• Do not use topical antiseptic solutions in patients whose wounds show none of the signs of critical colonisation or infection
  • Do not use more than one topical antimicrobial or antiseptic product at a time
  • A topical antiseptic solution should be used for up to five days and for no longer than 14 days at the most. After five days of use, the wound should be re-assessed for signs of improvement, such as a reduction in slough or odour, which would indicate a reduced bacterial burden. Once the wound starts to improve, the antiseptic solution should continue to be applied for up to 14 days and then discontinued (Andriessen and Strohal, 2010). If, after 14 days, the wound is found to have deteriorated or shows signs of spreading infection, use of systemic antibiotics should be considered
  • Once the wound has improved, stop using the antiseptic cleaning solution

Source: Adapted from Wounds UK (2013)

Choosing the right antiseptic solution

One antiseptic solution used for wound cleansing is polyhexanide and betaine (PHMB) (Braun et al, 2014; Fletcher and Bradbury, 2011). PHMB has been found to be less toxic and damaging to healthy cells than chlorhexidine and povidone iodine (Hübner and Kramer, 2010; Moore and Gray, 2007); it has also been shown to be effective in reducing the bacterial burden in wounds (Fletcher and Bradbury, 2011).

An alternative antiseptic solution commonly used nowadays for wound cleansing is octenidine dihydrochloride, which was introduced over 20 years ago as a decolonisation product (Greener, 2011; Siebert, 2010). Although this water-based solution is generally prescribed pre-operatively for the eradication of methicillin-resistant Staphylococcus aureus (MRSA) (NHS Choices, 2017), it has broad-spectrum properties. It has been found to be effective in debriding slough, as it maintains a moist environment, thereby facilitating autolysis, which disrupts biofilms and bacteria in the wound bed (Chamanga et al, 2015; Andriessen and Strohal, 2010). However, octenidine dihydrochloride is not effective against viruses and spores.

A solution of 0.01-0.2% PHMB is recommended for the treatment of critical colonisation or local wound infection (Lindholm, 2010) and PHMB 0.04% is recommended for heavily colonised and clinically infected wounds – the recommended contact time is 15 minutes for all strengths of solution (Andriessen and Strohal, 2010). Similarly, a 100g solution of octenidine dihydrochloride contains 0.1g of octenidine and the manufacturer recommends a minimum contact time of 1 minute.

Both antiseptics are available as irrigation solutions or gels and can be applied directly from the container onto a moistened wound (Fletcher and Bradbury, 2011). Alternatively, they can be applied with a soaked gauze pad (Fletcher and Bradbury, 2011); however, this needs to be done at least once a day and the gauze pad needs to be left on the wound for at least 15 minutes when using PHMB, which may not be possible in busy clinical environments (Fletcher and Bradbury, 2011; Andriessen and Strohal, 2010). If using a soaked gauze pad is a problem, it may be preferable to apply the antiseptic in gel form under a secondary dressing at every dressing change (Andriessen and Strohal, 2010).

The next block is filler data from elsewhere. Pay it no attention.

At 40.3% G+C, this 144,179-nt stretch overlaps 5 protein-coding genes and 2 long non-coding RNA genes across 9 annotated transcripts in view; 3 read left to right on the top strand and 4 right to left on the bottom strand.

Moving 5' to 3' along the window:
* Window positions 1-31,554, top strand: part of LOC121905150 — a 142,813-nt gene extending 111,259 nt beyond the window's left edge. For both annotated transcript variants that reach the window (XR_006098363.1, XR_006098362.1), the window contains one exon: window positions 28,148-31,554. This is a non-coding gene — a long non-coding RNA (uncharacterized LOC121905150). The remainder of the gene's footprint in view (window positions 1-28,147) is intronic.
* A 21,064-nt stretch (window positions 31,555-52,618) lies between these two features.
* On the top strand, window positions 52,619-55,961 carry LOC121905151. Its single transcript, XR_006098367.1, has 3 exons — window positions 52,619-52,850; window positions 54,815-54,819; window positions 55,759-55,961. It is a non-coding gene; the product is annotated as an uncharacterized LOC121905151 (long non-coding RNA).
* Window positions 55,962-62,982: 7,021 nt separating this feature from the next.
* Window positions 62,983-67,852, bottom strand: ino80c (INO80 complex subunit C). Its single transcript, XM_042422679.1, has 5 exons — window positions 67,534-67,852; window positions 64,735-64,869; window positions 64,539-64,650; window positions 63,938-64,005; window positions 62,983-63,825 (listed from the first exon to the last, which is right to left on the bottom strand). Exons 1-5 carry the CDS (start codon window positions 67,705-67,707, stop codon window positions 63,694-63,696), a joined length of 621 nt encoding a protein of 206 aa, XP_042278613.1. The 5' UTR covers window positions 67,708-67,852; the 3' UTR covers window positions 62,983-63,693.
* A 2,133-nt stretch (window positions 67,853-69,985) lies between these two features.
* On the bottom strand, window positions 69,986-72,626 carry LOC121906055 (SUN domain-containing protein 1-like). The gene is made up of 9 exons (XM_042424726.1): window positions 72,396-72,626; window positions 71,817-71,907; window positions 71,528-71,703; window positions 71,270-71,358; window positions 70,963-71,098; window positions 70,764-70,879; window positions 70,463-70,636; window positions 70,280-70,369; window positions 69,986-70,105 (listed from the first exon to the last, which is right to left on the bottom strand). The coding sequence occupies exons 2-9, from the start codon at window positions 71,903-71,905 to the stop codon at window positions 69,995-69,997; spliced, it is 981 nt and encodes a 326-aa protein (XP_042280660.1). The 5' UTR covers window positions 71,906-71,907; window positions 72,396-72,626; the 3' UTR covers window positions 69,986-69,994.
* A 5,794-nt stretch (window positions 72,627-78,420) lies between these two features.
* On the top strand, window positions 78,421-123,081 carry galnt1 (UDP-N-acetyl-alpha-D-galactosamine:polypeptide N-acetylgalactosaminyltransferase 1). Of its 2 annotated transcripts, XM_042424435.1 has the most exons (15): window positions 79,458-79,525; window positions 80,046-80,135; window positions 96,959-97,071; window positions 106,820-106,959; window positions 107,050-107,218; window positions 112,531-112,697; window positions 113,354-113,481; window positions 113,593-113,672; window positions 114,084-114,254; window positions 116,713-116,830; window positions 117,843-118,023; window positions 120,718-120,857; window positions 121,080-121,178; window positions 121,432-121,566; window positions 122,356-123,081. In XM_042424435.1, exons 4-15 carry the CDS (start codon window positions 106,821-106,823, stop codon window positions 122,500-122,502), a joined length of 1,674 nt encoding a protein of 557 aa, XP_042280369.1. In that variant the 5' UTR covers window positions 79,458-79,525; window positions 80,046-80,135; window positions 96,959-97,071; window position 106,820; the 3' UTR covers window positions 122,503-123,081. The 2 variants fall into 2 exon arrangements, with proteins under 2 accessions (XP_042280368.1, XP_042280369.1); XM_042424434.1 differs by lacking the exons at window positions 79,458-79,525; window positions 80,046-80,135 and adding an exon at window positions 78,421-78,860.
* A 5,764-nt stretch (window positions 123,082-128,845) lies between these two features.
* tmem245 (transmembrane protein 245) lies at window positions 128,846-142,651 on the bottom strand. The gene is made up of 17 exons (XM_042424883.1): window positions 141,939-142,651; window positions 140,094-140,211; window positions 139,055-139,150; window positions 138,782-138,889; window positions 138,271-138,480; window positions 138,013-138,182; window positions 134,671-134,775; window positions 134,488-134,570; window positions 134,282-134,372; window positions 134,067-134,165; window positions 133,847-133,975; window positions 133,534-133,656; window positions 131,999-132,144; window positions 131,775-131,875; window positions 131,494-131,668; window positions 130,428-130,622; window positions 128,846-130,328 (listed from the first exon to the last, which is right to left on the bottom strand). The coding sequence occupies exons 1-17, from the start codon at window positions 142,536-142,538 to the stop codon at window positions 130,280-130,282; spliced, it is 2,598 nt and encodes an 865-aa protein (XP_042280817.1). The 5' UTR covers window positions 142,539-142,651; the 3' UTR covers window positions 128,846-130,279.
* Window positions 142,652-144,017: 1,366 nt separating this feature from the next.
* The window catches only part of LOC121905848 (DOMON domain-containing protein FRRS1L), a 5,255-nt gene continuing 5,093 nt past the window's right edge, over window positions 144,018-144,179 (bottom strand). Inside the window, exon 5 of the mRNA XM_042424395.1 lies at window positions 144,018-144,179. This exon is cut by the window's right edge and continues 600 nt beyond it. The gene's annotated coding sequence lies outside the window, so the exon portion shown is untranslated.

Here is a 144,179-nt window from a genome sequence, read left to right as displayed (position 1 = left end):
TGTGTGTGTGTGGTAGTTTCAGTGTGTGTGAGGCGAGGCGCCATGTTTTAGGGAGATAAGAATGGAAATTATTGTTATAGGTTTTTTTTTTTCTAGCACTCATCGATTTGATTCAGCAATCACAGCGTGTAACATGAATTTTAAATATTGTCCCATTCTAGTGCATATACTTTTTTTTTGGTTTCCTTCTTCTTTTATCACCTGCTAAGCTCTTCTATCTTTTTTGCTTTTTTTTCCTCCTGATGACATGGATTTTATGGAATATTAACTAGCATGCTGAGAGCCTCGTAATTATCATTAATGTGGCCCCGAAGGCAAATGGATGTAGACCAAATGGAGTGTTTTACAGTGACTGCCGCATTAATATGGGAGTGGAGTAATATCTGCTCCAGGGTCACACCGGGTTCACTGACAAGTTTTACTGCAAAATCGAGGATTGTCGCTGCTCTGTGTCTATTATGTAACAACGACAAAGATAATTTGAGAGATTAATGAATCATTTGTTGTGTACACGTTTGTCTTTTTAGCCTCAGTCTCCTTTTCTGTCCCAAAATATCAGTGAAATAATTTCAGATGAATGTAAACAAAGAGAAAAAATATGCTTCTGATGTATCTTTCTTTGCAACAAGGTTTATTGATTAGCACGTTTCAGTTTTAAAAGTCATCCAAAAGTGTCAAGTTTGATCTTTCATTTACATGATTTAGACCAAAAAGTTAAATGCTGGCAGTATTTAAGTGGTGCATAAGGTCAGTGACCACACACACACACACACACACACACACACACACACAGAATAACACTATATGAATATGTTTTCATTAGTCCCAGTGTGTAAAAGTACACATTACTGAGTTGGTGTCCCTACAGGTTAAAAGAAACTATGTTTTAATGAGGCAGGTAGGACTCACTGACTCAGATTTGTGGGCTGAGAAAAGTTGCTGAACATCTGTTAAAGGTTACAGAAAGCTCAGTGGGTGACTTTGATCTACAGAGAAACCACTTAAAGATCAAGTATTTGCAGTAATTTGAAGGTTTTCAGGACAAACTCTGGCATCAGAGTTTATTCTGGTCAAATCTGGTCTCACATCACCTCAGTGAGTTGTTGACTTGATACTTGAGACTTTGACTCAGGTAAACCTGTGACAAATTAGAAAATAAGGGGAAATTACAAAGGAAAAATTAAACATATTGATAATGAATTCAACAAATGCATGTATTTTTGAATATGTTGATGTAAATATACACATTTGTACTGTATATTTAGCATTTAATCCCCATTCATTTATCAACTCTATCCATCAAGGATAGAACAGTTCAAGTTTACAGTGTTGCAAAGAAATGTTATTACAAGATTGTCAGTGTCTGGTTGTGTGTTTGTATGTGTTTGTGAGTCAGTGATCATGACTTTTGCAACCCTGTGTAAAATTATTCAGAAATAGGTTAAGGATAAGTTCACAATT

Managing biofilms

Biofilms are 10 times more likely to form in chronic wounds than in acute ones (Percival and Suleman, 2015; Rajpaul, 2015; James et al, 2008; European Wound Management Association, 2005). Chronic wounds with high bacterial loads and biofilms may become difficult to heal (Greener, 2011).

The signs that a biofilm is present are very subtle and often invisible to the naked eye. As there are currently no diagnostic tools available to detect biofilms, their presence should be suspected in wounds that are not responding as well as anticipated. The signs suggesting the presence of a biofilm include:

  • Delayed or stalled healing despite appropriate wound assessment and management;
  • Persistent slough that returns rapidly after debridement (Cutting et al, 2010).

Health professionals should be vigilant when managing wounds displaying any of these characteristics. If a biofilm is suspected, the application of an antiseptic solution may be appropriate. Frequent debridement combined with the use of an antiseptic cleansing solution has been found to be an effective management strategy for wounds with a biofilm (Wounds UK, 2013).

Conclusion

The decision whether or not to cleanse a wound depends on the type of wound and the condition of the wound bed. If a wound requires cleansing simply so the health professional can better see the wound bed or remove debris, potable tap water will be the most appropriate solution. However, if the health professional suspects that a biofilm may be present or if the wound appears to have a high bacterial load, the timely application of a topical antiseptic solution for a limited period may prevent the wound from developing an infection.

Key points

  • Wounds are often cleansed without proper consideration of whether this is necessary
  • Wound cleansing can interrupt the healing process by damaging new tissue or reducing the temperature of the wound bed
  • Potable tap water is as safe and effective as normal saline for wound cleansing, although saline should be used on post operative wounds
  • Antiseptic solutions are increasingly used to cleanse wounds showing signs of critical colonisation and when the presence of a biofilm is suspected